Resonant inverter

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Resonant inverters are electrical inverters based on resonant current oscillation. In series resonant inverters the resonating components and switching device are placed in series with the load to form an underdamped circuit. The current through the switching devices fall to zero due to the natural characteristics of the circuit. If the switching element is a thyristor, it is said to be self-commutated.

Applications[edit]

Electronic ballast for the Fluorescent Lamp
Current Resonant Inverter circuit for the CCFL lighting

This type of inverter produces an approximately sinusoidal waveform at a high output frequency, ranging from 20 kHz to 100 kHz, and is commonly used in relatively fixed output applications, for example, induction heating, sonar transmitters, fluorescent lighting, or ultrasonic generators. Due to the high switching frequency, the size of the resonating components are small.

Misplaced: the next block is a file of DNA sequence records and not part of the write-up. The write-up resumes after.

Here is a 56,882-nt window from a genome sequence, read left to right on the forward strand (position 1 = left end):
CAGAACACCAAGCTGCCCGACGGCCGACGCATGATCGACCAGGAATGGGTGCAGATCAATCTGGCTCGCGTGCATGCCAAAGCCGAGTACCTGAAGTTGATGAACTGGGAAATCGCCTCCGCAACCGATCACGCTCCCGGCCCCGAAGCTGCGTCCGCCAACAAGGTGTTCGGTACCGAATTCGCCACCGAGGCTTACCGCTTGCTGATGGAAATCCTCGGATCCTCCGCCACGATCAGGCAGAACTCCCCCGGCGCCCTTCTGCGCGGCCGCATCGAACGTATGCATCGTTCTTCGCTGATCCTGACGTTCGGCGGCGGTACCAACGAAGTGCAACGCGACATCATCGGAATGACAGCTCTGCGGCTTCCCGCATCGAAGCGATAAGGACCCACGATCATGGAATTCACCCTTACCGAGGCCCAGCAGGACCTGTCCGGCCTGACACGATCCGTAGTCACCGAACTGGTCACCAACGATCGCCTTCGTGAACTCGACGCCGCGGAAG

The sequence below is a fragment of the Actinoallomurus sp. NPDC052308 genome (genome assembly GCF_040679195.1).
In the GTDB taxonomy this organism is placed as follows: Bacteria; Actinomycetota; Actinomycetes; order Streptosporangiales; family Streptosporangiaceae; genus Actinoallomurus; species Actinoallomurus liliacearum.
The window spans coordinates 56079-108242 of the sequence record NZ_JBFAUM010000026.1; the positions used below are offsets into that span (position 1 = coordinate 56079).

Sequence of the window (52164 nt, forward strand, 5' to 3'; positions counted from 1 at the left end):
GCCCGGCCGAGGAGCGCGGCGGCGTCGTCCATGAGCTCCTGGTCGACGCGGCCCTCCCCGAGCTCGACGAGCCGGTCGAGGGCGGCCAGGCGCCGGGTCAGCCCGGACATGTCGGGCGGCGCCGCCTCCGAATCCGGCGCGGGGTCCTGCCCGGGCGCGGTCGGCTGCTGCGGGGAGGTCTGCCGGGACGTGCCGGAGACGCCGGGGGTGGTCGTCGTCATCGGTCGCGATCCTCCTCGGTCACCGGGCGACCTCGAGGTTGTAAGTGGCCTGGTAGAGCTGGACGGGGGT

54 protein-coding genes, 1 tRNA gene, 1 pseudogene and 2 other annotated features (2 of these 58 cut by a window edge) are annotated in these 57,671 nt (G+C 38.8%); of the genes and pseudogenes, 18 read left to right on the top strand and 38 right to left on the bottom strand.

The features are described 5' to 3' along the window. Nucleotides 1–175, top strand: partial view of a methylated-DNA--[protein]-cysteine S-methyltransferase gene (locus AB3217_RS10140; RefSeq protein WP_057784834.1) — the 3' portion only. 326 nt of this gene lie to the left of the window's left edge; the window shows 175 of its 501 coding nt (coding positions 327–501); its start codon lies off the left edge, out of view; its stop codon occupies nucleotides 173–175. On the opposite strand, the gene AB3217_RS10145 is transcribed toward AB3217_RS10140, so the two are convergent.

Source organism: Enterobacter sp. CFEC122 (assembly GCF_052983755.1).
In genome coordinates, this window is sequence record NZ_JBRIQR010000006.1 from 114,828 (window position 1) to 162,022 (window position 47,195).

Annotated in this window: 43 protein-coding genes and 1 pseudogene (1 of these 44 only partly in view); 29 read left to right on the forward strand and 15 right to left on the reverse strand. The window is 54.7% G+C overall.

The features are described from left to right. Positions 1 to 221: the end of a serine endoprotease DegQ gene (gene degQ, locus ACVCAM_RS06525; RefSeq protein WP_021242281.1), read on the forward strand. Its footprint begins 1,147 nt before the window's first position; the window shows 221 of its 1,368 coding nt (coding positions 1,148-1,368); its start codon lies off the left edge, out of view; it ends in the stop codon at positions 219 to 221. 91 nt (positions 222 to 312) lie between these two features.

Configurations[edit]

There are various configurations of series resonant inverters, depending on the connections of the switching devices and load. The series inverters may be classified into two categories:

  1. Series resonant inverters with unidirectional switches.
  2. Series resonant inverters with bidirectional switches.

See also[edit]

References[edit]